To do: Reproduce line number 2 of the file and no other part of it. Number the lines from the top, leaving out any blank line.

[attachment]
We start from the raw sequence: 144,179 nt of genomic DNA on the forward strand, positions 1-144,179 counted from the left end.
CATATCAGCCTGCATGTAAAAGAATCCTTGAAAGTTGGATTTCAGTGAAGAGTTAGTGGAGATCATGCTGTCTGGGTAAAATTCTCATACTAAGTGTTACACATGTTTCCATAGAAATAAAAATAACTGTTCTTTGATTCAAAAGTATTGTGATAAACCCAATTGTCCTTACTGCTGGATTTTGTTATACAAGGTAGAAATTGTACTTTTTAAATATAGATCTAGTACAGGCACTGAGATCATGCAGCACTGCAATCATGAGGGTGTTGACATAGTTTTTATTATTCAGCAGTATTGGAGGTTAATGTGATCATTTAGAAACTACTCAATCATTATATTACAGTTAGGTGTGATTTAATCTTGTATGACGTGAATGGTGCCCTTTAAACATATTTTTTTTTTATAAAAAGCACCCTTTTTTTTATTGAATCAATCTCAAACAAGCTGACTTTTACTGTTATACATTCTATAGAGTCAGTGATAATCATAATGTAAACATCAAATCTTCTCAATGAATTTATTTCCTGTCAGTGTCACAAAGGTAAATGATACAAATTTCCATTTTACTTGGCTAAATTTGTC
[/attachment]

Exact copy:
CATATCAGCCTGCATGTAAAAGAATCCTTGAAAGTTGGATTTCAGTGAAGAGTTAGTGGAGATCATGCTGTCTGGGTAAAATTCTCATACTAAGTGTTACACATGTTTCCATAGAAATAAAAATAACTGTTCTTTGATTCAAAAGTATTGTGATAAACCCAATTGTCCTTACTGCTGGATTTTGTTATACAAGGTAGAAATTGTACTTTTTAAATATAGATCTAGTACAGGCACTGAGATCATGCAGCACTGCAATCATGAGGGTGTTGACATAGTTTTTATTATTCAGCAGTATTGGAGGTTAATGTGATCATTTAGAAACTACTCAATCATTATATTACAGTTAGGTGTGATTTAATCTTGTATGACGTGAATGGTGCCCTTTAAACATATTTTTTTTTTATAAAAAGCACCCTTTTTTTTATTGAATCAATCTCAAACAAGCTGACTTTTACTGTTATACATTCTATAGAGTCAGTGATAATCATAATGTAAACATCAAATCTTCTCAATGAATTTATTTCCTGTCAGTGTCACAAAGGTAAATGATACAAATTTCCATTTTACTTGGCTAAATTTGTC